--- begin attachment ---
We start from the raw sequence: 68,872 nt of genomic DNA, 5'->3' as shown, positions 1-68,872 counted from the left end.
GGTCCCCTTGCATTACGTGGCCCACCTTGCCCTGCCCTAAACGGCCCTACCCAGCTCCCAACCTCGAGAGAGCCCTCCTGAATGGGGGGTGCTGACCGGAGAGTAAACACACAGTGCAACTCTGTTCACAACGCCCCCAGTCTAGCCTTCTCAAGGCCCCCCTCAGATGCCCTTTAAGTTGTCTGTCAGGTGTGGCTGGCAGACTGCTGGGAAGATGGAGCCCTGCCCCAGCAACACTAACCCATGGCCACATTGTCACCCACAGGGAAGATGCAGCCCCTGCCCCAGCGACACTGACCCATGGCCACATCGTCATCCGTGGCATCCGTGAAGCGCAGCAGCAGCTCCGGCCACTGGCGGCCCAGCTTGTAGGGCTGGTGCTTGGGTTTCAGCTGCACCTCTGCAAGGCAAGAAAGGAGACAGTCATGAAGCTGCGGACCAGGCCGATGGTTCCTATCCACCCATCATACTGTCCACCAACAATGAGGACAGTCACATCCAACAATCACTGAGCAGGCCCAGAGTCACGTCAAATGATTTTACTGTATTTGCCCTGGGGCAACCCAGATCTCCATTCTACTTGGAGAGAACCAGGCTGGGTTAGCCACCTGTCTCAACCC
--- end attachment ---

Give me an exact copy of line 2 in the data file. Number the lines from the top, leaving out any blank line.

GGTCCCCTTGCATTACGTGGCCCACCTTGCCCTGCCCTAAACGGCCCTACCCAGCTCCCAACCTCGAGAGAGCCCTCCTGAATGGGGGGTGCTGACCGGAGAGTAAACACACAGTGCAACTCTGTTCACAACGCCCCCAGTCTAGCCTTCTCAAGGCCCCCCTCAGATGCCCTTTAAGTTGTCTGTCAGGTGTGGCTGGCAGACTGCTGGGAAGATGGAGCCCTGCCCCAGCAACACTAACCCATGGCCACATTGTCACCCACAGGGAAGATGCAGCCCCTGCCCCAGCGACACTGACCCATGGCCACATCGTCATCCGTGGCATCCGTGAAGCGCAGCAGCAGCTCCGGCCACTGGCGGCCCAGCTTGTAGGGCTGGTGCTTGGGTTTCAGCTGCACCTCTGCAAGGCAAGAAAGGAGACAGTCATGAAGCTGCGGACCAGGCCGATGGTTCCTATCCACCCATCATACTGTCCACCAACAATGAGGACAGTCACATCCAACAATCACTGAGCAGGCCCAGAGTCACGTCAAATGATTTTACTGTATTTGCCCTGGGGCAACCCAGATCTCCATTCTACTTGGAGAGAACCAGGCTGGGTTAGCCACCTGTCTCAACCC